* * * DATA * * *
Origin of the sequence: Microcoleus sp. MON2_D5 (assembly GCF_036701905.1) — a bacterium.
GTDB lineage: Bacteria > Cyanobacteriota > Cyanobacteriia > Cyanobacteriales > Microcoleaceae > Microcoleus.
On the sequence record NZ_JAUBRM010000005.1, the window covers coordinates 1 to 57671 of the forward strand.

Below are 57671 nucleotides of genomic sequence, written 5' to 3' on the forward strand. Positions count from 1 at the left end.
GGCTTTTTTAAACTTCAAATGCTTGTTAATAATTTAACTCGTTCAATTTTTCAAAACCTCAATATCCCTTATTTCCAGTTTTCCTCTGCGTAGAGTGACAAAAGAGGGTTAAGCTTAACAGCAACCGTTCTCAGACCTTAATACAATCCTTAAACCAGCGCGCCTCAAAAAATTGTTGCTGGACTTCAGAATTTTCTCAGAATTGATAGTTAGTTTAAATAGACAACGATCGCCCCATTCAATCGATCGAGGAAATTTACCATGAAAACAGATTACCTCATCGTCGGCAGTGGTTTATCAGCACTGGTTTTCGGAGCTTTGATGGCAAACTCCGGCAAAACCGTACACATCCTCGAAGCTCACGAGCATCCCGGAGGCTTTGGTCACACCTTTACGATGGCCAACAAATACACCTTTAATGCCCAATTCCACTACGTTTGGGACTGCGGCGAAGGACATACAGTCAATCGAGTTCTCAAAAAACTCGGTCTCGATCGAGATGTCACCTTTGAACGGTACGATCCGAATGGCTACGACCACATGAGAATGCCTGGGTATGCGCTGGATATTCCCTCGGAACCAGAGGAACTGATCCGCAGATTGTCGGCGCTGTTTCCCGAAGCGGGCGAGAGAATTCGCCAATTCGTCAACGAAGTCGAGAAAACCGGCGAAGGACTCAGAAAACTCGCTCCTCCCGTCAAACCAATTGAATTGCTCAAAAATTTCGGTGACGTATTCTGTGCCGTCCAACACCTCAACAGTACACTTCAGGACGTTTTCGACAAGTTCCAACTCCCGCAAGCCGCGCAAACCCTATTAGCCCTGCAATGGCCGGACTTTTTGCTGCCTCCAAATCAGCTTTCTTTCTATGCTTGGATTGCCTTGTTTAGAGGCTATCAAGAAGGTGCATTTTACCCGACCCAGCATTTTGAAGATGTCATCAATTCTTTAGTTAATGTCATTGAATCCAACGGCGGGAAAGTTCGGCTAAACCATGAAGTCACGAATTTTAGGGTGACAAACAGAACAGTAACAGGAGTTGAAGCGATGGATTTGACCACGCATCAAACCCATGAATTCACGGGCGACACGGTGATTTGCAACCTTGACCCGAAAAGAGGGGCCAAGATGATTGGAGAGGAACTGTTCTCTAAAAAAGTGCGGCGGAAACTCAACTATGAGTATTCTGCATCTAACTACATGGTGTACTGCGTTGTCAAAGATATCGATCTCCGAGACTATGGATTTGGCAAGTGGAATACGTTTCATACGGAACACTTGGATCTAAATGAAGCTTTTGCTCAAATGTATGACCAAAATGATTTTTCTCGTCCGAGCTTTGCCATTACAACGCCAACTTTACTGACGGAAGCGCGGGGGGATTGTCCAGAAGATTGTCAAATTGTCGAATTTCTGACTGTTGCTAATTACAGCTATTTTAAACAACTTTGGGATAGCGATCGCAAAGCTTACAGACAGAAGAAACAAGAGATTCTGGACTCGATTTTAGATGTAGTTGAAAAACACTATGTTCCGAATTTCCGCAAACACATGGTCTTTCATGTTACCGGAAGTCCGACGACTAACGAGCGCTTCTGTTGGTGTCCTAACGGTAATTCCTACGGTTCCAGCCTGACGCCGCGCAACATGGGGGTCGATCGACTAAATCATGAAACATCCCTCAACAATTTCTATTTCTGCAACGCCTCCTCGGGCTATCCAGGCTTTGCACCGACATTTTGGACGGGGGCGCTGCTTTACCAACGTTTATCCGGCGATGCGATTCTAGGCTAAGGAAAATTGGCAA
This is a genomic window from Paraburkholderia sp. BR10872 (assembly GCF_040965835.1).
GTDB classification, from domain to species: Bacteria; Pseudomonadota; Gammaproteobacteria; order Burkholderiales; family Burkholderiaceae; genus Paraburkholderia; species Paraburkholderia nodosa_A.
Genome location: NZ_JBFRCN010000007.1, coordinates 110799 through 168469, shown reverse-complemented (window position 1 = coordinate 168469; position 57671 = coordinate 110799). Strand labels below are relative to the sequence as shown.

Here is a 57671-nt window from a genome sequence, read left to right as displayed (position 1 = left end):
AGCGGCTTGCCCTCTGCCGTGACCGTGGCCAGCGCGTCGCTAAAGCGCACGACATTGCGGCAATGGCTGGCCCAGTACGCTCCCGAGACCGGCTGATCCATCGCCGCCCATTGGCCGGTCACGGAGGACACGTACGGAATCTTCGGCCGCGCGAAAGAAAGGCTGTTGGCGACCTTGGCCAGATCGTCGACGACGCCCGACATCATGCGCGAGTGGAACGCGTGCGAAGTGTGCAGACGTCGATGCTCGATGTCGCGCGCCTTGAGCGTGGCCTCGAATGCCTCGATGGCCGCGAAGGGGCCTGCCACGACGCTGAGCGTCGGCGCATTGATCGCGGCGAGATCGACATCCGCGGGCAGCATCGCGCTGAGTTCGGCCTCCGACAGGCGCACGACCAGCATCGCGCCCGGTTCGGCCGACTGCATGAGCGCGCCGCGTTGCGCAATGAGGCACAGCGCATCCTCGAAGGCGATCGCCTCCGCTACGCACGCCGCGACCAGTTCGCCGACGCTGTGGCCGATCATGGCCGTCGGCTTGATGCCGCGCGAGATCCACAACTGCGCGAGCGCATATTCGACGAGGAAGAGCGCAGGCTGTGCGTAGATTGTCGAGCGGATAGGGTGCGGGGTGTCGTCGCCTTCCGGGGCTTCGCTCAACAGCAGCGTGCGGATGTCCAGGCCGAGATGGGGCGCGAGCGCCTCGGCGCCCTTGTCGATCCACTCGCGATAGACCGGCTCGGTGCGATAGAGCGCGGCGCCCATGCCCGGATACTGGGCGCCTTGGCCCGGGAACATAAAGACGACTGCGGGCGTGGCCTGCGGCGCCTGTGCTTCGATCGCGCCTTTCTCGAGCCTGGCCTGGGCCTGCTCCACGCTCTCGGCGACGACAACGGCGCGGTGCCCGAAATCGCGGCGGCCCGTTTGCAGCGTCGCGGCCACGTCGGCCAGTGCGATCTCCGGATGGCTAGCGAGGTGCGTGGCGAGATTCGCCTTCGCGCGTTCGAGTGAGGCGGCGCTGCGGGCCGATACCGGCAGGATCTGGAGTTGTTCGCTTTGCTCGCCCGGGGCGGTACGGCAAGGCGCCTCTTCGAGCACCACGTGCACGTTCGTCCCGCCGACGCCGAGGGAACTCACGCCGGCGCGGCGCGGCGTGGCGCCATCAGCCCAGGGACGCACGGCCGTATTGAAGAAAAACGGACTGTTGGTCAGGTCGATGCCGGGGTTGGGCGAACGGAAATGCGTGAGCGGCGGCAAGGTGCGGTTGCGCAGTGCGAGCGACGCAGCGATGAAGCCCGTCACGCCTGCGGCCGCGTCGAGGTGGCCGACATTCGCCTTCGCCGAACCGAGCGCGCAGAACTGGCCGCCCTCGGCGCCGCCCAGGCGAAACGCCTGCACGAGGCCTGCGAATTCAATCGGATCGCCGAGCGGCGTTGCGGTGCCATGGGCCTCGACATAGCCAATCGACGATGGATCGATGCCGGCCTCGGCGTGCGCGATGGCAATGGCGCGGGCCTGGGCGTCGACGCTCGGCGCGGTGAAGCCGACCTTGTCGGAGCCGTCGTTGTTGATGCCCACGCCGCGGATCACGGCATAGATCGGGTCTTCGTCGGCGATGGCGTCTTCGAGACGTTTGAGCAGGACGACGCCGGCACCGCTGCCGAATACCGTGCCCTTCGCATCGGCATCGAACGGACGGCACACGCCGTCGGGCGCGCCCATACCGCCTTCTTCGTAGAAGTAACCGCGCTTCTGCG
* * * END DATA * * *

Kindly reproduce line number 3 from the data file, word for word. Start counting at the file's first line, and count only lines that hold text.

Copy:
On the sequence record NZ_JAUBRM010000005.1, the window covers coordinates 1 to 57671 of the forward strand.